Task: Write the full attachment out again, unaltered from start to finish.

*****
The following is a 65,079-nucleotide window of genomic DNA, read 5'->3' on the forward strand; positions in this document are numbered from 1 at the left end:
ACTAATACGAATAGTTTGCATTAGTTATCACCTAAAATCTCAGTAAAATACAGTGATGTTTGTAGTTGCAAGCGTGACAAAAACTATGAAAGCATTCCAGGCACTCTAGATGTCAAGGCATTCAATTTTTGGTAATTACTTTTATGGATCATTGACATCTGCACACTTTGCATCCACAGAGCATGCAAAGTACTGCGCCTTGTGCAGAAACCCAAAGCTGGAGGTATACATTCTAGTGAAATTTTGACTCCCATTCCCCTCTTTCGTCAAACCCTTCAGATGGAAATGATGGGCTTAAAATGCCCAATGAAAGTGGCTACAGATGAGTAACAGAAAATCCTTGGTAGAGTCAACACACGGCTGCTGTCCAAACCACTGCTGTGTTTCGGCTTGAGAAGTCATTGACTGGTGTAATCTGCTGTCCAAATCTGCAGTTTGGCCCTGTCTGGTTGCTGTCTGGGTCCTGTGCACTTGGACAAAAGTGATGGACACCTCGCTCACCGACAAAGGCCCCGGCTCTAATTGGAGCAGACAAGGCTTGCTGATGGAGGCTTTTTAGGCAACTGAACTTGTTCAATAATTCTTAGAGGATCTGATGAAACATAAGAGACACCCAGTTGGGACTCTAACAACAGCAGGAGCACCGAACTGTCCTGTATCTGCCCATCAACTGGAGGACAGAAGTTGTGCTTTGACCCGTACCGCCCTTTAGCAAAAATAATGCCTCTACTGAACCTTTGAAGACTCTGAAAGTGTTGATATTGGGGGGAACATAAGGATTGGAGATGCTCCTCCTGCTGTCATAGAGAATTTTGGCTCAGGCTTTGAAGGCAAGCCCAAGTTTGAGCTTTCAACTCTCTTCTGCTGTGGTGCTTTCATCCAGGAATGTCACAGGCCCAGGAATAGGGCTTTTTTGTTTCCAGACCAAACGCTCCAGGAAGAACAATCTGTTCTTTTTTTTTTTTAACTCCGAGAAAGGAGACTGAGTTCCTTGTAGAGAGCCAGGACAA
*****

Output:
The following is a 65,079-nucleotide window of genomic DNA, read 5'->3' on the forward strand; positions in this document are numbered from 1 at the left end:
ACTAATACGAATAGTTTGCATTAGTTATCACCTAAAATCTCAGTAAAATACAGTGATGTTTGTAGTTGCAAGCGTGACAAAAACTATGAAAGCATTCCAGGCACTCTAGATGTCAAGGCATTCAATTTTTGGTAATTACTTTTATGGATCATTGACATCTGCACACTTTGCATCCACAGAGCATGCAAAGTACTGCGCCTTGTGCAGAAACCCAAAGCTGGAGGTATACATTCTAGTGAAATTTTGACTCCCATTCCCCTCTTTCGTCAAACCCTTCAGATGGAAATGATGGGCTTAAAATGCCCAATGAAAGTGGCTACAGATGAGTAACAGAAAATCCTTGGTAGAGTCAACACACGGCTGCTGTCCAAACCACTGCTGTGTTTCGGCTTGAGAAGTCATTGACTGGTGTAATCTGCTGTCCAAATCTGCAGTTTGGCCCTGTCTGGTTGCTGTCTGGGTCCTGTGCACTTGGACAAAAGTGATGGACACCTCGCTCACCGACAAAGGCCCCGGCTCTAATTGGAGCAGACAAGGCTTGCTGATGGAGGCTTTTTAGGCAACTGAACTTGTTCAATAATTCTTAGAGGATCTGATGAAACATAAGAGACACCCAGTTGGGACTCTAACAACAGCAGGAGCACCGAACTGTCCTGTATCTGCCCATCAACTGGAGGACAGAAGTTGTGCTTTGACCCGTACCGCCCTTTAGCAAAAATAATGCCTCTACTGAACCTTTGAAGACTCTGAAAGTGTTGATATTGGGGGGAACATAAGGATTGGAGATGCTCCTCCTGCTGTCATAGAGAATTTTGGCTCAGGCTTTGAAGGCAAGCCCAAGTTTGAGCTTTCAACTCTCTTCTGCTGTGGTGCTTTCATCCAGGAATGTCACAGGCCCAGGAATAGGGCTTTTTTGTTTCCAGACCAAACGCTCCAGGAAGAACAATCTGTTCTTTTTTTTTTTTAACTCCGAGAAAGGAGACTGAGTTCCTTGTAGAGAGCCAGGACAA